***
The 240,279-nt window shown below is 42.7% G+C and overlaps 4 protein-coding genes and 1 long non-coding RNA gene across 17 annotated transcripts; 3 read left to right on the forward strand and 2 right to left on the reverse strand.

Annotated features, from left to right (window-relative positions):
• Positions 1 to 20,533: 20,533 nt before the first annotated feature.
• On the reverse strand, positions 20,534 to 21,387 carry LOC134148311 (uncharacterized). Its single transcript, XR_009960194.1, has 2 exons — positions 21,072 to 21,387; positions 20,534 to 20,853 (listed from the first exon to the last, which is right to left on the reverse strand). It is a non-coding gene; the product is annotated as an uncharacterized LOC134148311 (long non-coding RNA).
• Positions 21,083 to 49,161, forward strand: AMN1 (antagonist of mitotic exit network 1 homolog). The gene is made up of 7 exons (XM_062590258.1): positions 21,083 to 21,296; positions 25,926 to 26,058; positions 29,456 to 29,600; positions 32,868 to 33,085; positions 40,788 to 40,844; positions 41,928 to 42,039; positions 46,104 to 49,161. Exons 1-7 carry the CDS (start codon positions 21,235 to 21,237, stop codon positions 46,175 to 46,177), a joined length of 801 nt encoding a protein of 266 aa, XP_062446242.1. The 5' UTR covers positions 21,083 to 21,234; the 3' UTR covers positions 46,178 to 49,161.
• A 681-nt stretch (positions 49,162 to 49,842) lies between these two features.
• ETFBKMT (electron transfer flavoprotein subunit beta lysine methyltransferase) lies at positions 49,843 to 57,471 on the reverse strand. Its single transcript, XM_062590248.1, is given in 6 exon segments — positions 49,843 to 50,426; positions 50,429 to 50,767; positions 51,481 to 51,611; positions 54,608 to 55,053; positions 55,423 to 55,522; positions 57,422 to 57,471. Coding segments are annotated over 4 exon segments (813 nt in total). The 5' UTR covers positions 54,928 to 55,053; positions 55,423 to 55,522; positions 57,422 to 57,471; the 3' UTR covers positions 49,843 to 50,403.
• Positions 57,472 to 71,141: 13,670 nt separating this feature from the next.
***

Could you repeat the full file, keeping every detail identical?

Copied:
The 240,279-nt window shown below is 42.7% G+C and overlaps 4 protein-coding genes and 1 long non-coding RNA gene across 17 annotated transcripts; 3 read left to right on the forward strand and 2 right to left on the reverse strand.

Annotated features, from left to right (window-relative positions):
• Positions 1 to 20,533: 20,533 nt before the first annotated feature.
• On the reverse strand, positions 20,534 to 21,387 carry LOC134148311 (uncharacterized). Its single transcript, XR_009960194.1, has 2 exons — positions 21,072 to 21,387; positions 20,534 to 20,853 (listed from the first exon to the last, which is right to left on the reverse strand). It is a non-coding gene; the product is annotated as an uncharacterized LOC134148311 (long non-coding RNA).
• Positions 21,083 to 49,161, forward strand: AMN1 (antagonist of mitotic exit network 1 homolog). The gene is made up of 7 exons (XM_062590258.1): positions 21,083 to 21,296; positions 25,926 to 26,058; positions 29,456 to 29,600; positions 32,868 to 33,085; positions 40,788 to 40,844; positions 41,928 to 42,039; positions 46,104 to 49,161. Exons 1-7 carry the CDS (start codon positions 21,235 to 21,237, stop codon positions 46,175 to 46,177), a joined length of 801 nt encoding a protein of 266 aa, XP_062446242.1. The 5' UTR covers positions 21,083 to 21,234; the 3' UTR covers positions 46,178 to 49,161.
• A 681-nt stretch (positions 49,162 to 49,842) lies between these two features.
• ETFBKMT (electron transfer flavoprotein subunit beta lysine methyltransferase) lies at positions 49,843 to 57,471 on the reverse strand. Its single transcript, XM_062590248.1, is given in 6 exon segments — positions 49,843 to 50,426; positions 50,429 to 50,767; positions 51,481 to 51,611; positions 54,608 to 55,053; positions 55,423 to 55,522; positions 57,422 to 57,471. Coding segments are annotated over 4 exon segments (813 nt in total). The 5' UTR covers positions 54,928 to 55,053; positions 55,423 to 55,522; positions 57,422 to 57,471; the 3' UTR covers positions 49,843 to 50,403.
• Positions 57,472 to 71,141: 13,670 nt separating this feature from the next.